“I think she made Beyoncé possible,” said Joy Bivins, director of curatorial affairs at the Chicago History Museum, where the show originated. Bivins curated the show with costume expert Virginia Heaven. “All these images of black beauty and black glamour, people got to know through Ebony magazine and the Ebony Fashion Fair.”
The clothes are on loan from more than 3,500 garments in the Ebony Fashion Fair archive, which is owned by Johnson Publishing, a Chicago-based firm that describes itself as “the curator of the African-American experience.” The publisher of Ebony, Jet and other periodicals, the firm was founded in 1942 by John H. Johnson and his wife, the former Eunice Walker.
A social worker by profession and a fashionista before the term was invented, Eunice W. Johnson was born to a prominent black family in Selma, Ala., in 1916. Her mother was an educator and her father a surgeon. She graduated from historically black Talladega College, where she majored in sociology and minored in art. She died in 2010 at age 93.
“Mrs. Johnson always had an interest in culture, art and things of beauty from her childhood,” Bivins said. “She comes from a world that was very segregated, but her family was very well-off and she was well-educated and things had to be just so. I’m sure she brought that to the magazine and the fashion shows, too.”
Ebony’s runway show toured the country for six months each year from 1958 to 2009. Besides the clothes, the events incorporated music and dance and launched black talents including legendary model Pat Cleveland and “Shaft” actor Richard Roundtree.
In the early years, performers were denied hotel rooms in the still-segregated South and sometimes restaurant access, too. During the 1965-66 tour, the Ku Klux Klan protested outside a Little Rock, Ark., hotel where the models were staying. “We were scared to death,” Cleveland recalled in a Wall Street Journal interview.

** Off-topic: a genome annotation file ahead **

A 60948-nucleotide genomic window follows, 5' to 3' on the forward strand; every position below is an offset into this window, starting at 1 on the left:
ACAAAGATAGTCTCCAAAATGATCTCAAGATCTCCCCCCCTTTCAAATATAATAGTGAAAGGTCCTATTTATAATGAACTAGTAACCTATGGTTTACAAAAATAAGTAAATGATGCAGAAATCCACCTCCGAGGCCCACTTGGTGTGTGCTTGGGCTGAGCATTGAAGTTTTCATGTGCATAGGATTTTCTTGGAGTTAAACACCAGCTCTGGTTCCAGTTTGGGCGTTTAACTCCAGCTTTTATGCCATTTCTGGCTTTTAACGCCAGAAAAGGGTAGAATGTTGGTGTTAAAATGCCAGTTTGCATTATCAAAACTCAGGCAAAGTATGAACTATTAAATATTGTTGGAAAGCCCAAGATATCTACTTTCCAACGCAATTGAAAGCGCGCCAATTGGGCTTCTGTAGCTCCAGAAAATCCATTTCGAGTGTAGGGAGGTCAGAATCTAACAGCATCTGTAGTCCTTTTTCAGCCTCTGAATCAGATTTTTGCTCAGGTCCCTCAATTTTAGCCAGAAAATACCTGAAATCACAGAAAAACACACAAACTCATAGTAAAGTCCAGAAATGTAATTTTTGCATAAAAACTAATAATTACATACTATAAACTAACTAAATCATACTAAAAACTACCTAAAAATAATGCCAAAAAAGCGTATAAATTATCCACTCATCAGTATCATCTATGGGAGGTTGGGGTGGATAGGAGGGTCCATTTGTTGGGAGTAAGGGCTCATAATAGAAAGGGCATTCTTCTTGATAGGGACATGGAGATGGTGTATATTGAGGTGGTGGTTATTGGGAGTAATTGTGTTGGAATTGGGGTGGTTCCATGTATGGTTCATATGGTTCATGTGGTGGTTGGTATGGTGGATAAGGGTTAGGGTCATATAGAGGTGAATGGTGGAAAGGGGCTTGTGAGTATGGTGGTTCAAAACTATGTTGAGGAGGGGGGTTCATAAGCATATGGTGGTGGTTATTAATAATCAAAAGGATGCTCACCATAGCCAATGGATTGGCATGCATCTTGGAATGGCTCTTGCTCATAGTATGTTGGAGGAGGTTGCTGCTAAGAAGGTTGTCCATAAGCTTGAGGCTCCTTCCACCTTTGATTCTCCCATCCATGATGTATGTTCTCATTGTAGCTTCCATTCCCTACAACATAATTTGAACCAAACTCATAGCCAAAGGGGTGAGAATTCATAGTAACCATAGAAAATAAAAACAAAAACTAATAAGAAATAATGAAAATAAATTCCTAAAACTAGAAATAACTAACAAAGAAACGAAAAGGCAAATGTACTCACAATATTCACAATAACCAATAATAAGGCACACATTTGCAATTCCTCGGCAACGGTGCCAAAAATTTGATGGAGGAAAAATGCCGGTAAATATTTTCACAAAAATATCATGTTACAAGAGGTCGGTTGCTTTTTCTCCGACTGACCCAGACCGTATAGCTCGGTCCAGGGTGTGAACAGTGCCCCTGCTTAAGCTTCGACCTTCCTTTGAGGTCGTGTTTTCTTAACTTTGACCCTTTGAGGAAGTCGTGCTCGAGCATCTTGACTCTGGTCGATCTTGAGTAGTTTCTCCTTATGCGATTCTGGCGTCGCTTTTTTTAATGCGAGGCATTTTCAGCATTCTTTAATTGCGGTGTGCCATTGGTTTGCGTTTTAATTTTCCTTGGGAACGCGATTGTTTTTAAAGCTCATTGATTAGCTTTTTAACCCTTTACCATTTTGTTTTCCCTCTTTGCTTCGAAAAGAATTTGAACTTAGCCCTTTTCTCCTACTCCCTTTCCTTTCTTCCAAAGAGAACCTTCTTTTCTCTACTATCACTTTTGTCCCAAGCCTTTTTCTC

Johnson persisted, nevertheless, and the tours boosted the family business because each fashion show ticket included a subscription to Ebony or Jet. They also built goodwill because show profits went to black charities in each city, ultimately delivering $55 million for scholarship funds, tutoring, day care and other projects.
As a high school student, Robinson once auditioned, unsuccessfully, to model in the Ebony Fashion Fair. Her tryout took place in Johnson’s gold-walled office in her company’s Chicago headquarters.
“Very few black people had offices on Michigan Avenue in their own buildings, so it was like going into Wonderland,” Robinson said. “I was so nervous. She made me walk back and forth across her office twice, and I shook the whole time.”
Even now, “Ebony Fashion Fair means the world to me,” Robinson said. As for Eunice Johnson, “She wasn’t amazingly articulate; she was a Southern woman who had a big drawl. But she was very ahead of her time, and she’s legendary for what she’s done in the black community.”
And would she have approved of Beyoncé’s skimpy Met outfit?
“She would probably think it was too much” exposure, curator Bivins said. “But it was fashion, and of the moment, and she was all about that.”